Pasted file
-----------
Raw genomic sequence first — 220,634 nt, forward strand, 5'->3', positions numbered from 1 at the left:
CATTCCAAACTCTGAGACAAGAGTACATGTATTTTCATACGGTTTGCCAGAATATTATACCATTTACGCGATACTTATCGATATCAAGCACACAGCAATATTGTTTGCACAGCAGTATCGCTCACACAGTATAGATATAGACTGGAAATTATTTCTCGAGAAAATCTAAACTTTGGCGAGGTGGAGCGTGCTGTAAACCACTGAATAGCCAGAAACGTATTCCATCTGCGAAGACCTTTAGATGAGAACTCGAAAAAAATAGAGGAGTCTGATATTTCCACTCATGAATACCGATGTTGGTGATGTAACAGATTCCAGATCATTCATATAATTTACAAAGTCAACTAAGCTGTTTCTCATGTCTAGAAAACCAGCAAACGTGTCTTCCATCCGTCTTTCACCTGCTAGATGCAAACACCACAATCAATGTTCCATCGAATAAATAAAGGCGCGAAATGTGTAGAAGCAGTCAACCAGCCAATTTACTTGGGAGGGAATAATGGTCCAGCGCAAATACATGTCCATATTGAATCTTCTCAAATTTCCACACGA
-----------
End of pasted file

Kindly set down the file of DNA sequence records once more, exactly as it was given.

Raw genomic sequence first — 220,634 nt, forward strand, 5'->3', positions numbered from 1 at the left:
CATTCCAAACTCTGAGACAAGAGTACATGTATTTTCATACGGTTTGCCAGAATATTATACCATTTACGCGATACTTATCGATATCAAGCACACAGCAATATTGTTTGCACAGCAGTATCGCTCACACAGTATAGATATAGACTGGAAATTATTTCTCGAGAAAATCTAAACTTTGGCGAGGTGGAGCGTGCTGTAAACCACTGAATAGCCAGAAACGTATTCCATCTGCGAAGACCTTTAGATGAGAACTCGAAAAAAATAGAGGAGTCTGATATTTCCACTCATGAATACCGATGTTGGTGATGTAACAGATTCCAGATCATTCATATAATTTACAAAGTCAACTAAGCTGTTTCTCATGTCTAGAAAACCAGCAAACGTGTCTTCCATCCGTCTTTCACCTGCTAGATGCAAACACCACAATCAATGTTCCATCGAATAAATAAAGGCGCGAAATGTGTAGAAGCAGTCAACCAGCCAATTTACTTGGGAGGGAATAATGGTCCAGCGCAAATACATGTCCATATTGAATCTTCTCAAATTTCCACACGA